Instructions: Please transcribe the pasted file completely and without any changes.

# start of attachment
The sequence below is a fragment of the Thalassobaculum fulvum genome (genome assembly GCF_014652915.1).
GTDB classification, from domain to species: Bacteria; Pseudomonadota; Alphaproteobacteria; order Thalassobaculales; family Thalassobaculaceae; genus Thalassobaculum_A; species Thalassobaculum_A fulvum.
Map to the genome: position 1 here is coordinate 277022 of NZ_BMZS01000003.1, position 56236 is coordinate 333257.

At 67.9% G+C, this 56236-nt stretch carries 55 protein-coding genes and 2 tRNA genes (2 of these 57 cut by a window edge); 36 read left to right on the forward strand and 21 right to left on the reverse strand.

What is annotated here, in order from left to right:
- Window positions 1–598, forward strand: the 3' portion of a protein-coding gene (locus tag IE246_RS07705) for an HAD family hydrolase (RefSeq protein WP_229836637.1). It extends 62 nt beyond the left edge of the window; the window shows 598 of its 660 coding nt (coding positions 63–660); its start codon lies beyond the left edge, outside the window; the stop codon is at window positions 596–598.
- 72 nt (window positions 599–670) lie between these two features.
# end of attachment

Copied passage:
The sequence below is a fragment of the Thalassobaculum fulvum genome (genome assembly GCF_014652915.1).
GTDB classification, from domain to species: Bacteria; Pseudomonadota; Alphaproteobacteria; order Thalassobaculales; family Thalassobaculaceae; genus Thalassobaculum_A; species Thalassobaculum_A fulvum.
Map to the genome: position 1 here is coordinate 277022 of NZ_BMZS01000003.1, position 56236 is coordinate 333257.

At 67.9% G+C, this 56236-nt stretch carries 55 protein-coding genes and 2 tRNA genes (2 of these 57 cut by a window edge); 36 read left to right on the forward strand and 21 right to left on the reverse strand.

What is annotated here, in order from left to right:
- Window positions 1–598, forward strand: the 3' portion of a protein-coding gene (locus tag IE246_RS07705) for an HAD family hydrolase (RefSeq protein WP_229836637.1). It extends 62 nt beyond the left edge of the window; the window shows 598 of its 660 coding nt (coding positions 63–660); its start codon lies beyond the left edge, outside the window; the stop codon is at window positions 596–598.
- 72 nt (window positions 599–670) lie between these two features.